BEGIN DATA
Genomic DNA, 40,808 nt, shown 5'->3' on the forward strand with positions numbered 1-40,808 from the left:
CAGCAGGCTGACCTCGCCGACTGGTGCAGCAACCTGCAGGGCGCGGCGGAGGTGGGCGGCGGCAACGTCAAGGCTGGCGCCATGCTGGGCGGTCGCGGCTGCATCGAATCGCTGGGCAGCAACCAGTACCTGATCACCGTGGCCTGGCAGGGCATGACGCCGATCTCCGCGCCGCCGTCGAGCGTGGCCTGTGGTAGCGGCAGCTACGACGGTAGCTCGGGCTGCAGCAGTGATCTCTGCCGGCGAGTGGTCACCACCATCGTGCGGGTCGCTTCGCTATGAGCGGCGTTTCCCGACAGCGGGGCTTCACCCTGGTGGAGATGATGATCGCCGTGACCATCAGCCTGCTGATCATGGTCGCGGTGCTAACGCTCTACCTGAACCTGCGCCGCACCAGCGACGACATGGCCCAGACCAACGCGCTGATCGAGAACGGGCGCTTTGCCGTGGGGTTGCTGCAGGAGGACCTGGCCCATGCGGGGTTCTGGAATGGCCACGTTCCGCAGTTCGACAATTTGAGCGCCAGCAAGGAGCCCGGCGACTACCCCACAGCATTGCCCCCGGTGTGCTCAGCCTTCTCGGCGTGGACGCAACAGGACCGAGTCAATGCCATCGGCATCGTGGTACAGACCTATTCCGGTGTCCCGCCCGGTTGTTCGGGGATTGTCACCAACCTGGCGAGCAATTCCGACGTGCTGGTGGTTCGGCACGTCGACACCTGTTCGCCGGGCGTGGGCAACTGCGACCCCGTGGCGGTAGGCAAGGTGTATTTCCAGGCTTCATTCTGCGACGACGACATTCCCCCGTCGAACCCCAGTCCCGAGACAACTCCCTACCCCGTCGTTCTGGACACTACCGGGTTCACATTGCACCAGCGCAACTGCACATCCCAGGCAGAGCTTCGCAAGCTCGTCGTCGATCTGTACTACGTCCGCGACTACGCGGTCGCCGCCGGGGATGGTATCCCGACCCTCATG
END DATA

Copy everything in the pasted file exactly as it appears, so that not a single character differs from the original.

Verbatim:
Genomic DNA, 40,808 nt, shown 5'->3' on the forward strand with positions numbered 1-40,808 from the left:
CAGCAGGCTGACCTCGCCGACTGGTGCAGCAACCTGCAGGGCGCGGCGGAGGTGGGCGGCGGCAACGTCAAGGCTGGCGCCATGCTGGGCGGTCGCGGCTGCATCGAATCGCTGGGCAGCAACCAGTACCTGATCACCGTGGCCTGGCAGGGCATGACGCCGATCTCCGCGCCGCCGTCGAGCGTGGCCTGTGGTAGCGGCAGCTACGACGGTAGCTCGGGCTGCAGCAGTGATCTCTGCCGGCGAGTGGTCACCACCATCGTGCGGGTCGCTTCGCTATGAGCGGCGTTTCCCGACAGCGGGGCTTCACCCTGGTGGAGATGATGATCGCCGTGACCATCAGCCTGCTGATCATGGTCGCGGTGCTAACGCTCTACCTGAACCTGCGCCGCACCAGCGACGACATGGCCCAGACCAACGCGCTGATCGAGAACGGGCGCTTTGCCGTGGGGTTGCTGCAGGAGGACCTGGCCCATGCGGGGTTCTGGAATGGCCACGTTCCGCAGTTCGACAATTTGAGCGCCAGCAAGGAGCCCGGCGACTACCCCACAGCATTGCCCCCGGTGTGCTCAGCCTTCTCGGCGTGGACGCAACAGGACCGAGTCAATGCCATCGGCATCGTGGTACAGACCTATTCCGGTGTCCCGCCCGGTTGTTCGGGGATTGTCACCAACCTGGCGAGCAATTCCGACGTGCTGGTGGTTCGGCACGTCGACACCTGTTCGCCGGGCGTGGGCAACTGCGACCCCGTGGCGGTAGGCAAGGTGTATTTCCAGGCTTCATTCTGCGACGACGACATTCCCCCGTCGAACCCCAGTCCCGAGACAACTCCCTACCCCGTCGTTCTGGACACTACCGGGTTCACATTGCACCAGCGCAACTGCACATCCCAGGCAGAGCTTCGCAAGCTCGTCGTCGATCTGTACTACGTCCGCGACTACGCGGTCGCCGCCGGGGATGGTATCCCGACCCTCATG